Drill 1/2-inch holes through the bottom of the kitchen cabinet bases with a 1/2-inch wood drill bit, allowing you to run the electrical cable from one fixture to the next.
Run lengths of 12/2 NM electrical cable from each fixture to the next, threading the cable through the clamp connectors. Insert the cable from the electrical socket location into the first under-cabinet light fixture at the connector.
Remove the sheath from the electrical cable at each under-cabinet fixture with a dual NM wire cutter/stripper. Strip 3/4 inch of insulation from the black and white wires at each fixture.
Twist a red wire connector onto the black wire from the fixture, connecting it with the two black wires from the electrical cables. Twist another wire connector onto the white wire from the fixture, connecting it to the two white wires from the electrical cables. Repeat the connection with the green wire from the fixture and the two bare copper wires from the cables. Repeat the wire connections at each fixture under the cabinets.
Tighten the two screws on each clamp connector to hold the electrical cables to the fixtures. Assemble each fixture, replacing the fluorescent tubes and lens. Secure the cable under the cabinets with one-hole 12/2 NM straps. Use wood screws to hold the straps to the underside of the cabinets.
Pull all the electrical cables through the knockouts in the double gang remodel electrical box. Push the box into the hole in the drywall and turn both screws on the box clockwise to clamp the double gang box to the wall.
Cut five, 6-inch 12-gauge solid THHN electrical wire pigtails--two black, one white and two green. Strip 3/4 inch of insulation from both ends of each pigtail.
Move the black wire from the first under-cabinet light away from the remaining wires inside the electrical box. Twist a red wire connector onto the remaining black wires inside the box, connecting them with the two black pigtail wires.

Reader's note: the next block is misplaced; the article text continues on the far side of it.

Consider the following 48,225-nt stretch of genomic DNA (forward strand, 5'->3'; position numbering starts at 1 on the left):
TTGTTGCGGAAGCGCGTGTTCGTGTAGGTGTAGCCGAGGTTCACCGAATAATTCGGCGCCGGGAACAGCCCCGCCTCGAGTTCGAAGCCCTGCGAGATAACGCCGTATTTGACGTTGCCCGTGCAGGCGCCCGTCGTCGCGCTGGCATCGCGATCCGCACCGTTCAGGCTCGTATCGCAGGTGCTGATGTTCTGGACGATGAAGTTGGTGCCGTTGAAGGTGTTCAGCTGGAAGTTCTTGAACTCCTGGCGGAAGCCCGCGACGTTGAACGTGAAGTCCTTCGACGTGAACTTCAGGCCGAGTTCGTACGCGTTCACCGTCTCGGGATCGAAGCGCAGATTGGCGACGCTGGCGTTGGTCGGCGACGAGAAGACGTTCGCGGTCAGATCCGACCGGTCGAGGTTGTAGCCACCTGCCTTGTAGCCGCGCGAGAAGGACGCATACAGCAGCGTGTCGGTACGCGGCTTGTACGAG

Twist a red wire connector on all the white wires inside the electrical box, connecting those wires to the white pigtail wire. Twist another red connector onto the bare copper wires, connecting the copper wires to the green pigtail wires.
Wrap the black wire from the first under-cabinet light around a screw on the right side of the light switch. Wrap one of the black pigtail wires around the remaining screw on the right side of the switch and tighten the screws.
Connect the remaining pigtail around the brass screw on the right of the outlet you removed in Step 4. Connect the white pigtail around the silver screw on the left side of the outlet. Connect the green pigtails to the green ground screws at the bottom of both the outlet and switch. Tighten all the outlet's screws.
Push the switch and outlet into the double gang electrical remodel box, attaching the top and the bottom of both the outlet and switch to the box. Cover the switch and outlet with a single switch/duplex wall plate.
Turn on the circuit breaker to the electrical sockets and the under-cabinet lighting.